Before things get too serious here at Rock On Vinyl, I thought it might be fun to post a song / album at the end of each month, that could be categorized as being either Weird, Obscure, Crazy or just plain Korny.
This month's W.O.C.K On Vinyl is the result of something that was brought to my attention by a regular blog follower (Dave). I was mortified to learn that The Angels' iconic anthem "Am I Ever Gonna See Your Face Again" is so much like Status Quo's B-Side single "Lonely Night" which was released 2 years earlier, that one can't but conclude that their song is a rip off.
Originally a slow acoustic ballad about death, the Angel's song became immortal thanks to an expletive-laden chant grafted on to the chorus by the band's fans when audiences began shouting “No way! Get fucked! Fuck off!” in the empty space in the chorus after Neeson’s lingering question.
In an article written by Darryl Mason for The Guardian, he states "Bassist and vocalist Bernard ‘Doc’ Neeson came up with "Am I Ever Gonna See Your Face Again", and a version was recorded for the band's debut album. Vanda and Young were convinced it would be a hit, but its likeness to a Status Quo B-side, "Lonely Night", became impossible to ignore. So the Angels re-recorded the song, speeding it up, and adding the "ambulance siren" opening guitar riff.
Released in March 1976, the single stalled at No 58 in the charts. A third version was recorded in 1978 for US release and also flopped. However, subsequent songs like No Secrets, Take a Long Line and I Ain’t the One succeeded where See Your Face Again had failed, and by the late 70s the Angels were in the front rank of Australian rock.
"Back in the 80s, Neeson told reporters that the song began its life as a slow, acoustic ballad. The inspiration for the lyrics, he said, came from hearing a friend describe his grief following the death of a girlfriend in a motorcycle accident. He didn’t mention Status Quo’s Lonely Night, or its remarkably similar key line, “I never thought I'd see or hear you again.”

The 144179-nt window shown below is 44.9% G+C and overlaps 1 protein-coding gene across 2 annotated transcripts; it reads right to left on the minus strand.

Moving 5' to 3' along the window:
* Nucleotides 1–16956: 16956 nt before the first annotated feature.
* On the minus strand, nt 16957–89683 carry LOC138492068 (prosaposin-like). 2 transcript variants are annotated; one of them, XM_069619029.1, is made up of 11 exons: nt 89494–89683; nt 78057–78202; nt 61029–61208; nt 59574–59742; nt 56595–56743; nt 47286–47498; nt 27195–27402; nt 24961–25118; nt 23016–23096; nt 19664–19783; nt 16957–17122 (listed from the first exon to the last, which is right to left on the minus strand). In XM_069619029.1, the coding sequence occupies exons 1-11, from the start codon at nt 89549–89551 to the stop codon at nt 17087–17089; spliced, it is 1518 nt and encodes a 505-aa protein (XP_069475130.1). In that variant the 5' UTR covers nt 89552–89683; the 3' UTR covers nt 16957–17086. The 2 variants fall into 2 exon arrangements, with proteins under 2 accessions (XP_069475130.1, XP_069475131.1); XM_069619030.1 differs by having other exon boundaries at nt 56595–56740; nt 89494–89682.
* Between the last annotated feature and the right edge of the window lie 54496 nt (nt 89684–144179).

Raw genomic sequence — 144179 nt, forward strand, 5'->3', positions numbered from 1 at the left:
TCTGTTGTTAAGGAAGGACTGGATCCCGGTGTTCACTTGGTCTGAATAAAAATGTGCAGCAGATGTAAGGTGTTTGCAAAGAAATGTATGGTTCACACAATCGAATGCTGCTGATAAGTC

Ian Brock has commented on YouTube that "In the book 'The A-Z of Status Quo' by Dave Oxley, it tells the story - An international tribunal ruled, based on evidence by a musicologist, that The Angels song was a mere copy of the original Quo version which was written and recorded almost 2 years before. A percentage of all income from the Angels is paid to Status Quo. This is one Aussie who knows the true story".
However, Denis Mac has commented on YouTube that "Actually Quo don't get royalties from the Angels. John Brewster from the Angels was later in a band with Alan Lancaster called 'The Party Boys' and the royalties are all fiction and the supposed 'coincidence' was first brought to the attention of the world through a Parody Website."
.No matter what the situation was, there is no disputing that both tracks are very, very similar both in melody, rhythm and words, as elaborated in the following YouTube clip:
The reason why very few people know about this plagiarism I think is because Quo's single was a B-Side track (to Break The Rules) and did not appear on any of their albums. Now there is no taking away the fact that the Angel's rendition of this tune was one of the most popular songs ever played in pubs around Australia back in the 70's and 80's but the iconic status of this anthem is up for review in my opinion - what do you think?
This post consists of MP3 (320kps) of both tracks in question along with label scans for each single, and the C in W.O.C.K on Vinyl this month could very well stand for Copyright breach.
Angels V's Status Quo Link (16Mb)